Saturday, March 15, 2014

How to Paint Garage Bedroom - Part 7 of 19 - Paint - Repairing Damages

Mud knives 6-8-12 inches
By Gary Boutin

Parts and Supplies:
120-grit sand screen
Finger (human preferably)
Joint compound
Putty knife
Wallboard sanding block
Sheetrock sandpaper or screens
Wall knife
Wet rag 

Mrs. Dee wanted to upgrade her bedroom/office. She wanted the bedroom wall fixed, new baseboards to replace the missing ones, new ceiling and walls painted and she needed this job done as fast as possible. Her new tenet would arrive in three days.

This post shows the eight wall damage repairs and how each one was repaired.

Step 1: Fig.1a and fig.1b shows first the damage and the following pictures shows the repairs. This repair is on top of the A/C vent. Fig.1a shows the first layer of joint compound was applied, fig.1b shows another layer was applied to cover the metal corner bead. Fig.1c shows the completed job.
Fig.1a Corner repair
Fig.1b Corner repair
Fig.1c Corner repair
Note: Now just putting on several layer of joint compound on the damage does not mean the job is finished. Each repair must dry completely to a white color. When your hand are on top of the repair the joint compound must not be cold. If it is the repair needs more time to dry.

Step 2: Fig.2a through fig.2c shows a large nail hole that was removed but removing the nail left a huge hole in the wall. Use a wall knife with joint compound and run the blade over the entire hole. Fig.2b notice the first layer of joint compound that was applied. Fig.2c shows the hole completely filled and smooth. Now the repair had to dry. 
Fig.2a The hole
 Fig.2b Smaller hole
Fig.2c Patched hole
Note: This small repairs will need very little sanding and some may need texture. Most of the time this can be avoided if the side of the repair are wiped off with a sponge.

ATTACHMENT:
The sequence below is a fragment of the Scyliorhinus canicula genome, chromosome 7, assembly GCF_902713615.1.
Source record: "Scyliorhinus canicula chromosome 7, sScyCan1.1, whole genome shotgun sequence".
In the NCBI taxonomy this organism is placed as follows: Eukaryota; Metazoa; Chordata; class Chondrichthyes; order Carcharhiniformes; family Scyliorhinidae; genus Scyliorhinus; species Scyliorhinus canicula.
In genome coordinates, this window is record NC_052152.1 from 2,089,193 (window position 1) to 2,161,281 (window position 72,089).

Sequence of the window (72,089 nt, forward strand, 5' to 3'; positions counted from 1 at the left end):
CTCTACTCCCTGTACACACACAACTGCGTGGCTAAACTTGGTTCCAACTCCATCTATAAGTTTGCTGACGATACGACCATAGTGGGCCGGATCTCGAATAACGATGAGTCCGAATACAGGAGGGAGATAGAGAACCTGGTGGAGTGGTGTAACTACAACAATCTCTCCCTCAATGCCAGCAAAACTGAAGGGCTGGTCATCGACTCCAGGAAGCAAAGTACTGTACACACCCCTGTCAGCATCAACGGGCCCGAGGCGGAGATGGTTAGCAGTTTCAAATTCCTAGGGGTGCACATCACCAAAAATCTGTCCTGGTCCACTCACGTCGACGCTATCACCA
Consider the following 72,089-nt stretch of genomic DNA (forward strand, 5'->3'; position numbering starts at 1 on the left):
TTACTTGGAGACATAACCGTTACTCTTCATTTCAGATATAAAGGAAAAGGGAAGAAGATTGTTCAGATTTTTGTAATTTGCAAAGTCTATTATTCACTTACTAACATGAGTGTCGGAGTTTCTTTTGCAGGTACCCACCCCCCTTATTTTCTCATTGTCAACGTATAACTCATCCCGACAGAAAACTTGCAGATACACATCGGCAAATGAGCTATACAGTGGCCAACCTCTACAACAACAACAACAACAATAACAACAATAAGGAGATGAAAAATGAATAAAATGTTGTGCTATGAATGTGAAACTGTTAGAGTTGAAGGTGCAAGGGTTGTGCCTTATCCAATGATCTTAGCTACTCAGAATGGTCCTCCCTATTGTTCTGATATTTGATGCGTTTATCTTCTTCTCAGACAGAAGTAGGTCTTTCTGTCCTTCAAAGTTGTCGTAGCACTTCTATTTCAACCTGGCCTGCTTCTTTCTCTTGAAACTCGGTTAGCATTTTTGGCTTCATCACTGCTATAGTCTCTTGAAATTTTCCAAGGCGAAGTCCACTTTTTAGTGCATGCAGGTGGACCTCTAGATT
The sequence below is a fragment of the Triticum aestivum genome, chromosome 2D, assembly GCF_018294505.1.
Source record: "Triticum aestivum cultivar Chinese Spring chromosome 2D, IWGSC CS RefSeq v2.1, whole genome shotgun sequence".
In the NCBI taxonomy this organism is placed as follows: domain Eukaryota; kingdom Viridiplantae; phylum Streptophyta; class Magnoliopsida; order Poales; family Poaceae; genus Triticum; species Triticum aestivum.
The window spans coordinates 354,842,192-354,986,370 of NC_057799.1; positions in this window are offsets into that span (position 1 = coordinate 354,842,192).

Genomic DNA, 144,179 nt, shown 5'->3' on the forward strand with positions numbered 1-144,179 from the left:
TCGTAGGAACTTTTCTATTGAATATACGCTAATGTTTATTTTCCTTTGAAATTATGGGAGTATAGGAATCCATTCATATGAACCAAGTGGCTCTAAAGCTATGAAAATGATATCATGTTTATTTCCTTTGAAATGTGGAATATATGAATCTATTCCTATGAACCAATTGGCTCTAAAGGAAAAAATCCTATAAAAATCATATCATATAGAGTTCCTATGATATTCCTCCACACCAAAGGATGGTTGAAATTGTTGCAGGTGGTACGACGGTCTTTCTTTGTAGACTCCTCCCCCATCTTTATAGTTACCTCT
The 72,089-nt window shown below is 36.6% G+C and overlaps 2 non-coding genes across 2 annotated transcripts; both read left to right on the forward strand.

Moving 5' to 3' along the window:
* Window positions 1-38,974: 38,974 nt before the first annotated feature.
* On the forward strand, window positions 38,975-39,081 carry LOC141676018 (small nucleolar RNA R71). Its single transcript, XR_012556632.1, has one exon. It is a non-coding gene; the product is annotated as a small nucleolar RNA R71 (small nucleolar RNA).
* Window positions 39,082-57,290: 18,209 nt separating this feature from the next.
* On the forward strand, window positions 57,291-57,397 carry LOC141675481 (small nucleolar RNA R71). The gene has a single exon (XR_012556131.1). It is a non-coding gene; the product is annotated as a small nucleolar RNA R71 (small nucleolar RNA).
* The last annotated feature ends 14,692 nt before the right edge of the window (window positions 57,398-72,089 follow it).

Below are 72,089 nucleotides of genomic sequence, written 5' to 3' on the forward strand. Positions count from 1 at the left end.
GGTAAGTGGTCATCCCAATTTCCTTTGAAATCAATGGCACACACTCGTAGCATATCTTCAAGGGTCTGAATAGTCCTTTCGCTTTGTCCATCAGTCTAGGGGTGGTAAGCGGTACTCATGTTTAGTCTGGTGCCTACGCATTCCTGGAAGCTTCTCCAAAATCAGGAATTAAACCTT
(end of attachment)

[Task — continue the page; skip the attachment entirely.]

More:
Step 3: Fig.3a through fig.3c shows scratches on the wall. This is sometime done by moving furniture. To repair this damage use the smallest scraper in your tool box, place some joint compound on the wall knife, or putty knife and apply to fill in the scratches.
Fig.3a Wall scratches
Wall scratches
Wall scratches
Note: If you do not want a flat area on your wall, use a sponge or damp rag and remove the excess joint compound from the edge of the repair.

Step 4: Fig.4a through fig.4c shows a wall corner that has the bottom corner bead topping completely removed from the area. This is also a normal repair, it happens when furniture is move around the room hitting the corner of the wall. Fig.4a shows the damage, fig.4b shows the first layer of joint compound and fig.4c shows the final layer applied to this corner.
Fig.4a Corner 
bead exposed
Fig.4b Another coat
Fig.4c Final coat
Step 5: Fig.5a through fig.5h shows the cracks in the wall being filled with joint compound. In this job the room had settled and there was wall cracks in the wallboard. Filling them with joint compound make the room look better and the paint will adhere better instead of filling the wall crack with paint. There are tools that address this problem, but a finger works better for this job than any other tools available. 
Fig.5a Mud on finger

Fig.5b Push mud in cracks
Fig.5c More mud
Fig.5d Cracks filled
Fig.5e Side of A/C vent
Fig.5f Finishing A/C vent
Fig.5g Push mud
Fig.5h Job finished
Step 6: Fig.6a and fig.6b shows another area on the A/C vent that was damaged. This area was filled with joint compound, Fig.6a has some joint compound on top ready to smooth out. Fig.6b is a repair that has dried and had been sanded to a flat surface area.
Fig.6a Joint compound
Fig.6b Area filled

Step 7: Fig.7a and fig.7c shows a tape damage. Fig.7a shows that when the room was taped the wall tape did not reach the floor area, this leaving a square hole. Fig.7b shows the wall knife used to fill this hole and fig.7c shows the completed repair.
Fig.7a Bottom of tape
Fig.7b Wall knife filling area
Fig.7c Area drying
Step 8: Fig.8a shows another A/C vent damage near the edge of the corner bead. This one was a little harder to repair because of the amount of joint compound used to fill the hole. Fig.8b shows that once filled the area had to be floated, meaning it had to be the same height around the repair. Fig.8c shows the completed repair.
Fig.8a The damage
Fig.8b Floating the joint compound
Fig.8c Completed repair

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